Arabs make scant appearances in this documentary, as if they played a marginal role in Rabin's life. With the exception of a few leaders such as Egypt's president Anwar al-Sadat, King Hussein of Jordan, and Yasser Araft, they only appear as collectives, in contexts of war, expulsion, and in visual cues such as areal shots of villages and landscapes. We hear only a few Arab voices and they only speak Hebrew or English: a student from Nazareth who asks why Israel is not negotiating with the PLO (this was before the 90's); construction workers demanding living wages but also respond to the star-power of the moment of interaction with the Prime Minister; King Hussein in 1994, on a diplomatic occasion. The film shows the document in which Rabin - at then-PM Ben Gurion's command - orders the evacuation of the Arabs of Lod, leading to acts of violence that persuade the Arabs of neighboring Ramle, which is next on the list, to leave voluntarily. He then orders his men to clean up the mess before an imminent Red Cross inspection. In a pivotal statement about Gush Emunim and the settlements, he berates them for having turned something that should be a matter of government or politics (mediniyut) into a matter of value (inyan erki). He is incensed. The opposition runs deep. He has the first settlements cleared, but then he loses power and is sidelined, while Begin reaps the benefits of Rabin's policies of reconciliation with Egypt and makes the settlements a matter of policy. Rabin pays the ultimate price for applying his belief in legitimate coexistence between Israel and its Arab neighbors to the Palestinians. But it is not clear what he was thinking or who he was talking to. He merely appears dogged in his pursuit of the peace process (tahalikh ha-shalom) in the face of terror. Who were the Arabs that gave him the confidence that such a historic reconciliation was possible? Who did he listen to? Who gave him advice? What did he really think? Or was he as abstract in his thinking as he comes across toward the end, when his statements become even more terse, when he is booed and vilified by the opposition and can show his face in public only under security protection. We don't hear. The last word, btw, is not the assassination. Rabin has nothing to say about it, so it would be dramatically inappropriate. It is not the speech he gave in Tel Aviv in 1995 but Rabin's boyish smile and a gentle interaction with a teen he passes, who does not want to look at him nor get out of his way, with whom Rabin interacts gently.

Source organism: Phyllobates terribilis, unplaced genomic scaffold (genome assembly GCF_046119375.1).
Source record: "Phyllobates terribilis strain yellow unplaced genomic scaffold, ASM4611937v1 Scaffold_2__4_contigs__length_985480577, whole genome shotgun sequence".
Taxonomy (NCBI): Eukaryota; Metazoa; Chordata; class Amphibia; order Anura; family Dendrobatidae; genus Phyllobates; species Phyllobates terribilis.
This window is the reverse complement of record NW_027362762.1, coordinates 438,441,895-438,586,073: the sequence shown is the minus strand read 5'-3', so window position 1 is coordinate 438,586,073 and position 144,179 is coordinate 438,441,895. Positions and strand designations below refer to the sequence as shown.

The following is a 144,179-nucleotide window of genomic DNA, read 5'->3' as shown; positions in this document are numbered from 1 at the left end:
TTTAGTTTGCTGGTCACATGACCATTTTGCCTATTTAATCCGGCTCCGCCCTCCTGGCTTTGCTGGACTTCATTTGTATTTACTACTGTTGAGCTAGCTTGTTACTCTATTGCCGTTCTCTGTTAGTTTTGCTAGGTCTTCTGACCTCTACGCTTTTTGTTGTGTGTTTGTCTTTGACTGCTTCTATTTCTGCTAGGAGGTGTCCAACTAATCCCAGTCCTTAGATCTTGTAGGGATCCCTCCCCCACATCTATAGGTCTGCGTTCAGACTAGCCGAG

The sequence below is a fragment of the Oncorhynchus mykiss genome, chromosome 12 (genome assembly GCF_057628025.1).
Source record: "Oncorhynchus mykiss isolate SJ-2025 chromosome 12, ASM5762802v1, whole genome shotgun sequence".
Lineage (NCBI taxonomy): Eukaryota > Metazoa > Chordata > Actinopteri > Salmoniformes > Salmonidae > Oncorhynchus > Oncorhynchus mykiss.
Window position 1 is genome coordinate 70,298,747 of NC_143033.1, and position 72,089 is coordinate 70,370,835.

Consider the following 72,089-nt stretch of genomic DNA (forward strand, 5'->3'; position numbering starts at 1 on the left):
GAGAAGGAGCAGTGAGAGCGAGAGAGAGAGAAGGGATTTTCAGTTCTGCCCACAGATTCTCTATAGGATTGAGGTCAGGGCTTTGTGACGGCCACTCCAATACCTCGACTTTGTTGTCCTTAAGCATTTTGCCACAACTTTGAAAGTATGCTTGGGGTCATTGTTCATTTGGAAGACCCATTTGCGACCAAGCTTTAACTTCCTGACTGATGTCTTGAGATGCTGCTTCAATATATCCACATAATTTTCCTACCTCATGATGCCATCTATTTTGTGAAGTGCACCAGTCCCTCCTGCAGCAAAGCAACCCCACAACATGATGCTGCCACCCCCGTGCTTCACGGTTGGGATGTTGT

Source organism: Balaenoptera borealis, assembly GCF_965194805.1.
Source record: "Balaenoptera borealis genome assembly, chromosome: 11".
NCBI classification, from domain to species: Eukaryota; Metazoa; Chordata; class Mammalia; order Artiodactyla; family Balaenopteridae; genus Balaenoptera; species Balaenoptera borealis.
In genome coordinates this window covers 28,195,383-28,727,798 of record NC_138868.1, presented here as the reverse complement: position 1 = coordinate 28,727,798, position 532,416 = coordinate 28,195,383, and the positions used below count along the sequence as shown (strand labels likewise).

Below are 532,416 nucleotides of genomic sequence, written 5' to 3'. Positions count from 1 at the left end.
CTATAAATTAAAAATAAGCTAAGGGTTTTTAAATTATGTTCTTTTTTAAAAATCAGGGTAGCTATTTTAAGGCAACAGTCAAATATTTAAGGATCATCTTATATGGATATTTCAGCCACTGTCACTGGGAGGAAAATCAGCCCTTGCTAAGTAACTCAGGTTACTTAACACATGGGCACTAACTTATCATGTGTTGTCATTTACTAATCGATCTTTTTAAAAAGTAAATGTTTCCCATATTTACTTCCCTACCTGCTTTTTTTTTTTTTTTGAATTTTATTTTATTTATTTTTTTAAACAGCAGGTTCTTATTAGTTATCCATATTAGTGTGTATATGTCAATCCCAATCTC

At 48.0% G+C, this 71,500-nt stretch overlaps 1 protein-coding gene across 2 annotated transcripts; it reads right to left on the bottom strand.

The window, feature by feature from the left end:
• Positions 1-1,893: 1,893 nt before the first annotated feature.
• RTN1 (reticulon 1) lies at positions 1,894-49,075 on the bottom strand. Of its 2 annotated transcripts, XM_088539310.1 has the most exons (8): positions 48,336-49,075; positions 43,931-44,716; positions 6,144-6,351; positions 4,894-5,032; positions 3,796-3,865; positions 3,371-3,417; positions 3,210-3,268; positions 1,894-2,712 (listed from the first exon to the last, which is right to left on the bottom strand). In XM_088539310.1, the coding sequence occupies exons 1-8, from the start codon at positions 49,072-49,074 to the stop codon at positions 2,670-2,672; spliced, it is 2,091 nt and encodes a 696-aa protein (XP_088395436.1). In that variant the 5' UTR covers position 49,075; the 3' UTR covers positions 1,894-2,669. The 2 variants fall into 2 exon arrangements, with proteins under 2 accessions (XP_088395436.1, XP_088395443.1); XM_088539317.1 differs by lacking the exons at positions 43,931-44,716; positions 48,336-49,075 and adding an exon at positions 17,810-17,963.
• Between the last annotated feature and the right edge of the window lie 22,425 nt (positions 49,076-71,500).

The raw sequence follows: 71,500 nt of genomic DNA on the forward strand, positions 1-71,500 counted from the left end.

By using Rabin's voice and because Rabin was not much of a talker, the film gives only a few hints to the most painful moments in Rabin's life: the loss of his mother; the guilt about his father's internment and failing to make it back from D.C. before he died; his collapse in the run-up to the June '67 war that made him wonder why he didn't have what it took, as chief of staff, to stop a war he thought could be avoided; his beloved wife's public disgrace because of a harmless financial oversight; seeing his society destroyed by the perils of peace and security that emanated from fanatics exploited by opposition politicians. One would have wished this timely film a stronger response in Israel, but perhaps it is still not the moment for soul-searching. The cancer is still growing. The fever may need to run its course. I would not be surprised if this film will be rediscovered before long and exert the effect of its quiet, complicated, morally ambivalent message and allow for Rabin to reemerge, as he did so many times during his lifetime, as a posthumous icon of what is right, even though it is not always good.